A former military general, Molina caused a stir last year when he used his annual address at the United Nations General Assembly to credit the states of Colorado and Washington for their "visionary decision" to legalize marijuana.
Molina first raised the specter of legalization in 2012, just a few months after taking office. He admitted that the possibility of legalizing at least some drugs might help stem the flow and diminish the clout of violent drug gangs who rule over wide swaths of Central America. His change in tactics and rhetoric was notable since Molina had campaigned in 2011 on a law-and-order platform known as "Mano Dura," or "iron fist."
During his chat with The Post, Molina said that the global media might have initially misinterpreted his comments on drug legalization as a suggestion that all drugs should be legalized. "But little by little, there have been more incidents that suggest that the issue should be looked at differently, based out of the level of addiction and the damage they can cause," he said.
"That’s why you can separate marijuana from cocaine, or from heroin. It’s clear how marijuana doesn’t cause the same level of addiction, or damage to health, and these are steps we’re taking in the right path," he added.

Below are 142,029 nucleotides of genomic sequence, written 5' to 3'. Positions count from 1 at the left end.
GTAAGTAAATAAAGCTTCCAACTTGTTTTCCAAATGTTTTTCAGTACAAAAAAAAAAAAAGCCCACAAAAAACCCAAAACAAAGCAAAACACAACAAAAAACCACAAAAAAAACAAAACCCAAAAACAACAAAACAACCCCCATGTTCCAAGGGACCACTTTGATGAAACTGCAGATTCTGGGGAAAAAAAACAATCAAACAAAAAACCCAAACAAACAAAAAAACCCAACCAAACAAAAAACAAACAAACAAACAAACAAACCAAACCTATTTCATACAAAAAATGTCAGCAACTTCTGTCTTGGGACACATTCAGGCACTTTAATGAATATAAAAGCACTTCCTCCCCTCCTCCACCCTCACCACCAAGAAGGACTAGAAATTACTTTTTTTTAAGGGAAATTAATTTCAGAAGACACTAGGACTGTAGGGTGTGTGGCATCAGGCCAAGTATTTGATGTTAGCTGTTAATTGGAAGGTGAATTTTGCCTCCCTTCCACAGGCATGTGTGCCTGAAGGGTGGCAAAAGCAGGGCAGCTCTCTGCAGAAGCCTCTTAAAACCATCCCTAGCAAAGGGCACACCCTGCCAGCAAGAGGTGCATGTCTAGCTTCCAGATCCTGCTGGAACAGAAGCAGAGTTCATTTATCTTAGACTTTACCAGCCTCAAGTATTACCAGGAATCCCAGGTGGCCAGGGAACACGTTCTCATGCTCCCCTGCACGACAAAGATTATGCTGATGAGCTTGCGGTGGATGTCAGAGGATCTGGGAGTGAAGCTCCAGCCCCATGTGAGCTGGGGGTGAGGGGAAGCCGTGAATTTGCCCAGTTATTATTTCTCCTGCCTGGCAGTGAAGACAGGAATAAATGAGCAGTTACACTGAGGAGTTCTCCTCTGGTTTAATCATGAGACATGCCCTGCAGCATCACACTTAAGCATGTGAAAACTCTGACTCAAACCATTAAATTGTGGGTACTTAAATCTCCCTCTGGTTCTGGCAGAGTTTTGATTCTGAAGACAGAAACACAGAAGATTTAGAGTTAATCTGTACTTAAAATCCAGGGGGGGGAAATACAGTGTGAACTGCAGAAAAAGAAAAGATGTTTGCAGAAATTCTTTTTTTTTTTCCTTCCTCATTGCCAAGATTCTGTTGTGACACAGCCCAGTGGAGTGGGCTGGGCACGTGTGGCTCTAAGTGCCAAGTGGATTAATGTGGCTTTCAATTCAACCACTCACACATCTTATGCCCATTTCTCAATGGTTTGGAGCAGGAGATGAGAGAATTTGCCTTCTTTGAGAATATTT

Molina will be hosting an international conference on drug policy in September in Guatemala. He's hoping for a robust discussion about reviewing global policy and protocol on illegal drugs.
And how does he think the first few months of marijuana legalization has gone in Colorado and Washington? He wouldn't say. Will Guatemala ever legalize marijuana?
"Right now we have a commission that’s following what’s been happening in Uruguay, Portugal, Holland, Colorado, and the state of Washington," he said, calling out other jurisdictions with lenient pot laws. "I expect to receive the studies, analysis and recommendations at the end of the year and from there we will make the decisions that would best fit our country."
Guatemalan presidents serve only one term, and Molina's time is up in early 2016. So there's still time.
Marlon Correa and PostTV's Jeff Simon and Randolph Smith contributed to this report.